The point is that this limitless lust for blood has rendered them insensitive them to the search for (easier) alternatives which would deliver a body blow to the million mutinies that are ever on the rise in a country where justice has been the greatest casualty in the midst of this prurient thirst for revenge and vendetta. One only hopes against hope that this morbid propensity for weaponising violence gives way to a policy of rapprochement, outreach and a will to restore genuine peace, prosperity and stability which the people of India need – and deserve – more than anything else under the sun.

The question arises: how should the Indian Muslims deal with this aggressive campaign of hatred and intolerance being targeted against them in a country where they constitute the largest minority with a 20% share in its population? Though there are no easy solutions to be implemented on the ground, their plight is aggravated in no small measure by certain old habits of the Muslim mind which are long overdue for a complete overhaul and with immediate effect in order to hope for an end to their misery.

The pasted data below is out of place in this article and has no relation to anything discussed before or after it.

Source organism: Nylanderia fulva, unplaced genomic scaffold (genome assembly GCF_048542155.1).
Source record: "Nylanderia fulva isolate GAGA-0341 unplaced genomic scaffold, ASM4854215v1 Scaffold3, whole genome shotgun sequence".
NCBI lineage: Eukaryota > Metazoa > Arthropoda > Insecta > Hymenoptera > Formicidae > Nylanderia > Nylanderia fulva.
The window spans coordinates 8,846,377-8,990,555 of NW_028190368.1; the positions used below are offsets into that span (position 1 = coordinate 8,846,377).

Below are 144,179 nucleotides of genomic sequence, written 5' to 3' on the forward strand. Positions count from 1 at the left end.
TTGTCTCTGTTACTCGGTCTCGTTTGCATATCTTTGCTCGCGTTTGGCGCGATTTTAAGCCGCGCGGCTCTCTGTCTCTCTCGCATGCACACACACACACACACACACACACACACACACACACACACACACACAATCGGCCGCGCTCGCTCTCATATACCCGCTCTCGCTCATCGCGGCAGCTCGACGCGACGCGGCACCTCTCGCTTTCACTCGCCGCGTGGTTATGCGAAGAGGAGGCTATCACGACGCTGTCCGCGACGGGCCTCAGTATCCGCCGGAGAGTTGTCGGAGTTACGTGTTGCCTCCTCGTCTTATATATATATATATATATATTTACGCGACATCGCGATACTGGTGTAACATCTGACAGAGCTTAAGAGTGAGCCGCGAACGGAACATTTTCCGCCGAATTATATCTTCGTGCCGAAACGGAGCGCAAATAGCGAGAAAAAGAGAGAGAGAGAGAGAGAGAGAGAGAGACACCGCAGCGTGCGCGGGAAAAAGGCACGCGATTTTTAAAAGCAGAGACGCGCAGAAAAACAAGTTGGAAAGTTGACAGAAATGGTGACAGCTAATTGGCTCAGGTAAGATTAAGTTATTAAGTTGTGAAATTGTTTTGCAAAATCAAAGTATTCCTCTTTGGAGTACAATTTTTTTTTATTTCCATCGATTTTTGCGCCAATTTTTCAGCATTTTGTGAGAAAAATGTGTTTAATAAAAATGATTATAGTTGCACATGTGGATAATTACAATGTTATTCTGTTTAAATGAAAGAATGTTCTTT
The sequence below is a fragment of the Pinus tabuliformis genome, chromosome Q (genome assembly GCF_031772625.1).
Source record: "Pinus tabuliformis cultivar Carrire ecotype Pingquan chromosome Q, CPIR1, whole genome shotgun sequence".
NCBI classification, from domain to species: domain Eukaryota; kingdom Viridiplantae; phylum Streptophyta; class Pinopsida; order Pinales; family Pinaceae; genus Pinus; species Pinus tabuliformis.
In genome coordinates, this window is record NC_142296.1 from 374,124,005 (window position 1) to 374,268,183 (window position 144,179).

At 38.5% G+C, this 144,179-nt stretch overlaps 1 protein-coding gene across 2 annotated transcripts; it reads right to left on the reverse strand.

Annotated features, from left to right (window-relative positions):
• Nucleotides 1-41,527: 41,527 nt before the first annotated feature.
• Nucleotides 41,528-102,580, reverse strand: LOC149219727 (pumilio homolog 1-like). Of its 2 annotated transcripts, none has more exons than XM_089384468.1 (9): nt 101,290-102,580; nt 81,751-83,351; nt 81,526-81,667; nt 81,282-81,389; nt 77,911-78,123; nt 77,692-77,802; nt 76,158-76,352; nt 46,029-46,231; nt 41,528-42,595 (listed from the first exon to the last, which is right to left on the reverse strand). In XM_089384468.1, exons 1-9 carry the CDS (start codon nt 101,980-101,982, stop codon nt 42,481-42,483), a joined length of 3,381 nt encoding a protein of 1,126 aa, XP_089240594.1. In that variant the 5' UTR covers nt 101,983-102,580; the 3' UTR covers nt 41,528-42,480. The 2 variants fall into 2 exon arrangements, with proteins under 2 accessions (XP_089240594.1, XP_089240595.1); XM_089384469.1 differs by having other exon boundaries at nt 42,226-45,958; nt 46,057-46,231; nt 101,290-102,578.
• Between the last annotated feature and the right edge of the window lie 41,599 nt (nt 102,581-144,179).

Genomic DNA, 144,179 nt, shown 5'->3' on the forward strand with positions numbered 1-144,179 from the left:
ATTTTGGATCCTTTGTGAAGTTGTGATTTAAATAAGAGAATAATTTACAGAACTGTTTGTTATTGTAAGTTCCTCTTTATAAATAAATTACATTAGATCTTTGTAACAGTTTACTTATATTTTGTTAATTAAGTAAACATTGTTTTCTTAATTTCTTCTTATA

To begin, let us face the facts head on. For one thing, it’s important to realise that you facilitate the job of your detractor as soon as you allow them to exploit the chinks in your armour which provide a readymade excuse to them to pillory you as a punching bag. Of these, the most significant one is surely the short shrift the Muslim community has betrayed towards modern education right since the decline of the Muslim empire about a thousand years ago. This has led to a crippling state of inertia and intellectual stupor within the community where free thinking has ceded space to a regressive outlook characterised by